Honouring Truth and Reconciliation in Middle and Senior School
By: Melony O'Neill, Social Studies Learning Leader
As the colours and hues of the STS campus turn to rich, deep oranges and crisp yellows, the month of September begins to wane. September is synonymous with school. Every September, for more than 160 years, thousands of Canada’s Aboriginal children returned to 130 federally funded, church-run Indian Residential Schools, scattered across Canada. In 1894, the Indian Act gave the Canadian government authorization to remove Indigenous children from their families if it was felt that they were not being properly cared for, or educated and place them in government schools. Subsequent amendments in1920 to Canada’s Indian Act further reinforced compulsory attendance at Indian residential schools. Residential Schools were built with one intention; the deliberate assimilation and colonization of First Nation, Inuit, and Metis children. These schools permanently fractured aboriginal children from their families and from their culture. This strategy, by the Canadian federal government, resulted in thousands of Indigenous children losing their identity, culture, family, language, religion, traditions, identity, dignity and tragically, in too many cases, their lives. Over 150,000 Indigenous children between the ages of 4-16 walked through the front doors of Canada’s Residential Schools; many, however, did not walk out.
The Truth and Reconciliation 94 Calls to Action, the ATA Professional practice standards, and the Alberta Leadership Quality Standard, support the teaching of the historical, social, economic, and political implications of Canada’s Residential schools through age-appropriate curricula designed to educate children from Kindergarten to Grade 12.
STS is actively and empathetically exploring, designing, and developing different pedagogical approaches to learning about the legacy of Canada’s Residential Schools and Indigenous ways of knowing and being. STS faculty have been helping students make sense of Canada’s history and are pursuing opportunities to engage in practices that facilitate reconciliation within the school community. Such intentional activities in the Middle and Senior School include:
- Stats Canada analysis of Aboriginal peoples in Canada
- Appropriate use of terminology when speaking of and about Canada’s Aboriginal peoples
- Defining First Nations, Metis, and Inuit peoples
- Critical thinking activities, drawing inferences, and conclusions about Canada’s aboriginal peoples
- Listening to indigenous music videos (Ni’we Jinan Artists) and A Tribe called Red (aka Halluci Nation) to better understand the concept of “activism” in Canada
- Residential school (primary source) photograph analysis, reflection, and discussion
- Poetry analysis, book studies
- Peter B. Ditchburn Library interactive displays, book celebrations, Indigenous student activities, and contests
- Student presentations in assembly addressing Orange Shirt Day (MS) and Reconciliation (SS)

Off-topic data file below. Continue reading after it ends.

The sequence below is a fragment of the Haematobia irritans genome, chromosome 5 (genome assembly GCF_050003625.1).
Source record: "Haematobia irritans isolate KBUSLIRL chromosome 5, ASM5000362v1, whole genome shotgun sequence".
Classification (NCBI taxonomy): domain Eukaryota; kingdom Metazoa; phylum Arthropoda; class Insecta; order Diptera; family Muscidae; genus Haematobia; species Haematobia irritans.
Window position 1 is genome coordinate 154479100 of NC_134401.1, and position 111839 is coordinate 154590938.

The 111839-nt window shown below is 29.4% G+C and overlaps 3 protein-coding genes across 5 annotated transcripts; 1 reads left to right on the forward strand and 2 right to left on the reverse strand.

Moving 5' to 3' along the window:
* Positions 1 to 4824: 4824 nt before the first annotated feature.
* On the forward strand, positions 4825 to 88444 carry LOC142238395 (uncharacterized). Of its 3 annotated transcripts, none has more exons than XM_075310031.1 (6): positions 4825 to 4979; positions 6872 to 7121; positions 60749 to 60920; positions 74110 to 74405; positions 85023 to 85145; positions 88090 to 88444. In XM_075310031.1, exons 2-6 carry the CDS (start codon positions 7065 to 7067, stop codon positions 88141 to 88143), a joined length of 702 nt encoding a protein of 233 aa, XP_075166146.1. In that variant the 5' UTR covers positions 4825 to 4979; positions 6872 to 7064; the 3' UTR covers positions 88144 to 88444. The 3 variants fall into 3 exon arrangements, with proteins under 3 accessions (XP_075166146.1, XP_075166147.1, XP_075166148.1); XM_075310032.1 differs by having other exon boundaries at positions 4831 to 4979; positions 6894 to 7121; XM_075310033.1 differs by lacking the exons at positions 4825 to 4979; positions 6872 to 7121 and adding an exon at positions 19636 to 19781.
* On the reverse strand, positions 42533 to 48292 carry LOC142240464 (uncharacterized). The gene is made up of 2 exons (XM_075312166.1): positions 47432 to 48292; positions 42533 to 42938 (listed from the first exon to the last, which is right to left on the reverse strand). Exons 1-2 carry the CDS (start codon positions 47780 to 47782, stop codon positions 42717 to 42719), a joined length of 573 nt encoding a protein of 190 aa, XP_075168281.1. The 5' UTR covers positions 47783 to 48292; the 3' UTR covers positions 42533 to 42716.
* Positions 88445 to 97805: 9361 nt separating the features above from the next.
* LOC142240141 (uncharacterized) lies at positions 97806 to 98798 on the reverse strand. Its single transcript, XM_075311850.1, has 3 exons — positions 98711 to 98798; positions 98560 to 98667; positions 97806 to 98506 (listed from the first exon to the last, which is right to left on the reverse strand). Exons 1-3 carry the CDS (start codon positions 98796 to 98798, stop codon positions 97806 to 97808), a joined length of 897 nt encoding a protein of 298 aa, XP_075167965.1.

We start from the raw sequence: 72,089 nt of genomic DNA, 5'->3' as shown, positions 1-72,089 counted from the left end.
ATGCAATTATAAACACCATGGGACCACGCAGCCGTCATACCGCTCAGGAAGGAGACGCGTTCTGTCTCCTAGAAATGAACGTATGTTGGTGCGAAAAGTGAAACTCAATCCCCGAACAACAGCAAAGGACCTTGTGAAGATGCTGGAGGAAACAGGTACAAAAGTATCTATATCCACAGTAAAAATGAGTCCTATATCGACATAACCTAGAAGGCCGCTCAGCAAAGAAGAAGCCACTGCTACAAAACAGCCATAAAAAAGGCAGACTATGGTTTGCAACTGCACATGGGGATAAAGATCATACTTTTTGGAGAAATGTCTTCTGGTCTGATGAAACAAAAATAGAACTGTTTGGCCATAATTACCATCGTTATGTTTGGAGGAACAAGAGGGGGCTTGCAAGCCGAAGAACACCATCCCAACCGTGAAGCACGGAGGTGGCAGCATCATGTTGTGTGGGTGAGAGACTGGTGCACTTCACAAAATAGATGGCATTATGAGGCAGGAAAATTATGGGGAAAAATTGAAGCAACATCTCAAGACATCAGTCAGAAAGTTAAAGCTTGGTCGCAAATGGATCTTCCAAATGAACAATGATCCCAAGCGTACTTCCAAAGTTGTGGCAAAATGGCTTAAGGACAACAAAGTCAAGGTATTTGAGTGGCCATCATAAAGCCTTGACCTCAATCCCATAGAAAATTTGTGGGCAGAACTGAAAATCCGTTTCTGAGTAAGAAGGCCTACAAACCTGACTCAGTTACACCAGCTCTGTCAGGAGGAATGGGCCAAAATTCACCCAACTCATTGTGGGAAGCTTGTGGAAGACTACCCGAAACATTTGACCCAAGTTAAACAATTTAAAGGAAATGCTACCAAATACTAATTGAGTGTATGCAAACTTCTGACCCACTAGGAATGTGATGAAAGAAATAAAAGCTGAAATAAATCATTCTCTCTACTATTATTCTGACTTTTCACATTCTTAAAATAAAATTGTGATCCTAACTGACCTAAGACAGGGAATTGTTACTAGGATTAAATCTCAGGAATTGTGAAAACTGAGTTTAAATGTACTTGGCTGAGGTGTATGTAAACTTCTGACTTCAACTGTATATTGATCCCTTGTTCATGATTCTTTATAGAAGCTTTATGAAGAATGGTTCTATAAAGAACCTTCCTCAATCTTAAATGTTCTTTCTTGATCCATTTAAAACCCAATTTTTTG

- Thought bubble reflections and Orange Shirt Day reflection writing. Students respond to the inquiry questions of, “Why does truth and history matter?” and “Why does every child matter?”
- Investigating Residential school propaganda video and photographs. Define Propaganda.
- Listening to an animated survivor story by Chief Robert Joseph (Ambassador for Reconciliation Canada) to complete a Google Jamboard reflection
- Exploring and defining the 94 Calls to Action, the UN Rights of the Child, and the UN Rights of Indigenous Peoples
- Understanding the Treaty Seven Land Acknowledgement and its significance
- “We are Treaty People”- What does this mean?
- Looking at Canada’s 11 Numbered Treaties. Map analysis.
- Investigating the story of Treaty 7 to discuss the historical context of treaty signing.
- Exploring Indigenous creation stories of Turtle Island to explore Indigenous Worldview to better understand the impact of colonization.
- Sharing circle discussion on Canada’s first Historic National Day of Truth and Reconciliation.
- Current events analysis- Catholic Priests issue an Apology- exploring differing perspectives in the news, listening to differing opinions and actions made in the name of Reconciliation.
- Analysis of the Survivor’s Flag designed by over thirty Residential School Survivors. Discovering Indigenous survivor worldview inside the newly released Survivor's Flag.
STS students and faculty have been deeply engaged in learning about the history behind Canada’s Residential school legacy. Finding strength in our own learning community to better understand and facilitate Truth and Reconciliation with Indigenous Peoples has provided students and faculty with a deeper understanding of our history and what it means to “reconcile” and heal. We hope that today, September 30th, Canada’s National Day for Truth and Reconciliation, STS students share some of their learning with family members, engage in and view coverage from the Centre for Truth and Reconciliation festivities and celebrations, and take some time for some personal, quiet, reflection. The photographs shared with this story evidence the learning students are experiencing in the month of September at STS.